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RE: st: Years to dates


From   "Nick Cox" <n.j.cox@durham.ac.uk>
To   <statalist@hsphsun2.harvard.edu>
Subject   RE: st: Years to dates
Date   Tue, 20 Sep 2005 20:25:43 +0100

It is important to understand that 
Stata is not being difficult here, 
as there are two basic requirements 
that have to be met. 

First, there must be scope for daily dates 
to be represented by numeric variables. 
(You _could_ use a string variable, but 
you couldn't do much with it.) 
That requires some convention about origin 
(what is date 0), and most software writers seem 
agreed that some relatively recent origin 
is most practical. That though is bound to 
seem arbitrary. I see that today's date is 
to Stata 16699, which looks a fun number, 
but otherwise doesn't have any meaning for me. 

Second, there must be scope for different 
formats. So, for example, you use examples 
1/1/1998 and 12/31/1998. I guess the first
is fairly clear to most Statalist members 
but I have to work hard at 12/31/1998 because
it is more common locally to use dates 
like 31 December 1998 and astronomers 
and some others would write 1998 December 31,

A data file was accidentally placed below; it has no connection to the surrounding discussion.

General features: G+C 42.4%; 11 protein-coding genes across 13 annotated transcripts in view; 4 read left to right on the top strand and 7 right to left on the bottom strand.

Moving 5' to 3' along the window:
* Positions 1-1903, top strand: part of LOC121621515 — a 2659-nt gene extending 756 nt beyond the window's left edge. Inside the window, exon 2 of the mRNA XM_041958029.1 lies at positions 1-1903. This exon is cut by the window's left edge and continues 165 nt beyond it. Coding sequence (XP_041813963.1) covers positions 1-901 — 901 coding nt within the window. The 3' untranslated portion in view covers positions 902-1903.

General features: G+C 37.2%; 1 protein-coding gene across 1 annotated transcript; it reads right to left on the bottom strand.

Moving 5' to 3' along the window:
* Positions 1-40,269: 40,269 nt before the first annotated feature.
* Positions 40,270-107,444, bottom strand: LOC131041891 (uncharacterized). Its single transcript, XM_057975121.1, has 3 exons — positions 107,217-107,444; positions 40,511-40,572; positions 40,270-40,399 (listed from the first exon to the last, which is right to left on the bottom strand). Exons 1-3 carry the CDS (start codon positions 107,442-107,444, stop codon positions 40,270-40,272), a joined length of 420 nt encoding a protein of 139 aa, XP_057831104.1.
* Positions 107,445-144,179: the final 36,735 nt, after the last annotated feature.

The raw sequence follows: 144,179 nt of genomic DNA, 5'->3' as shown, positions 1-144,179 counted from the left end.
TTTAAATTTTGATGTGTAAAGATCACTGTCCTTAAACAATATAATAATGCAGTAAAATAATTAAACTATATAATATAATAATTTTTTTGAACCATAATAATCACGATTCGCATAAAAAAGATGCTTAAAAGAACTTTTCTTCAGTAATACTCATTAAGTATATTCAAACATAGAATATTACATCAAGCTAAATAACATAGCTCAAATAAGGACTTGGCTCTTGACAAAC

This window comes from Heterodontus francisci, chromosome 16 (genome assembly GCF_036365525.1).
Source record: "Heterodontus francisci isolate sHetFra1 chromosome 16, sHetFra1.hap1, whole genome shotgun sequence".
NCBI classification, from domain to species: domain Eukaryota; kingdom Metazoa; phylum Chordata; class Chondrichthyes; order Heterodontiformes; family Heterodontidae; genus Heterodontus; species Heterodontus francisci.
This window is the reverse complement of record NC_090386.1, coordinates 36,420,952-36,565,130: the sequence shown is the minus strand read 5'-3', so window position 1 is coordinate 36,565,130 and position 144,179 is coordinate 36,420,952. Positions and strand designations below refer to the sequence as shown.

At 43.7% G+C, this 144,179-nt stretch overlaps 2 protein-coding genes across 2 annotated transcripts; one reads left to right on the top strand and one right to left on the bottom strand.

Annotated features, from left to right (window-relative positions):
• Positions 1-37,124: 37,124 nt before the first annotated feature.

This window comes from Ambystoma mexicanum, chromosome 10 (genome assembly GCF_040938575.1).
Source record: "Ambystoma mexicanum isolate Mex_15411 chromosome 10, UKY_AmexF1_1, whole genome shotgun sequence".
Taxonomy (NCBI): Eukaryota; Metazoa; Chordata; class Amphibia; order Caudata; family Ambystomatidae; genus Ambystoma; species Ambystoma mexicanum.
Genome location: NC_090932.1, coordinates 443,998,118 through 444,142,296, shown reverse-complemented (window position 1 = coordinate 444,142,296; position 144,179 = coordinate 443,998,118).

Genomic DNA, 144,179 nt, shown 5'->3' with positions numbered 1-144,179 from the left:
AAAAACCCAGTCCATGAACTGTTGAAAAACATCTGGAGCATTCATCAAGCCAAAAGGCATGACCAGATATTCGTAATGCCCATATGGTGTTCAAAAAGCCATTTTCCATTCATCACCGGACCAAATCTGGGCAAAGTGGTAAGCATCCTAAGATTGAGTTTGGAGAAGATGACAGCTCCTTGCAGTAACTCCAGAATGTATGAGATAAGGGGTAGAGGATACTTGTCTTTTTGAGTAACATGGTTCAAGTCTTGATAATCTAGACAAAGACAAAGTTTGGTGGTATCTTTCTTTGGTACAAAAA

which is the only really logical convention! 
And with dates like 5/6/1998 one has to know 
which convention is being used. So, naturally, 
Stata provides a wide range of formats for
you to choose, so no grumbling! 

Nick 
n.j.cox@durham.ac.uk 

Terra Curtis
 
> Thanks, Sebastian.  I got it to work using your method and 
> then formating
> the new variable:
> 
> format variable1 %dN/D/Y 
> format variable2 %dN/D/Y
> 
> so that it would make sense to the human reader. 
 
Seb Buechte
 
> Terra Curtis asked for an easy way to create a certain date 
> within a known year:
> 
> I think of one way, eventhough I am not very familiar with 
> time-series data,
> I guess it should still work:
> 
> (let the variable "year" be the container of your years than 
> it should work
> the following way:)
> 
> gen variable1=mdy(1,1,year)
> gen variable2=mdy(12,31,year)
> 

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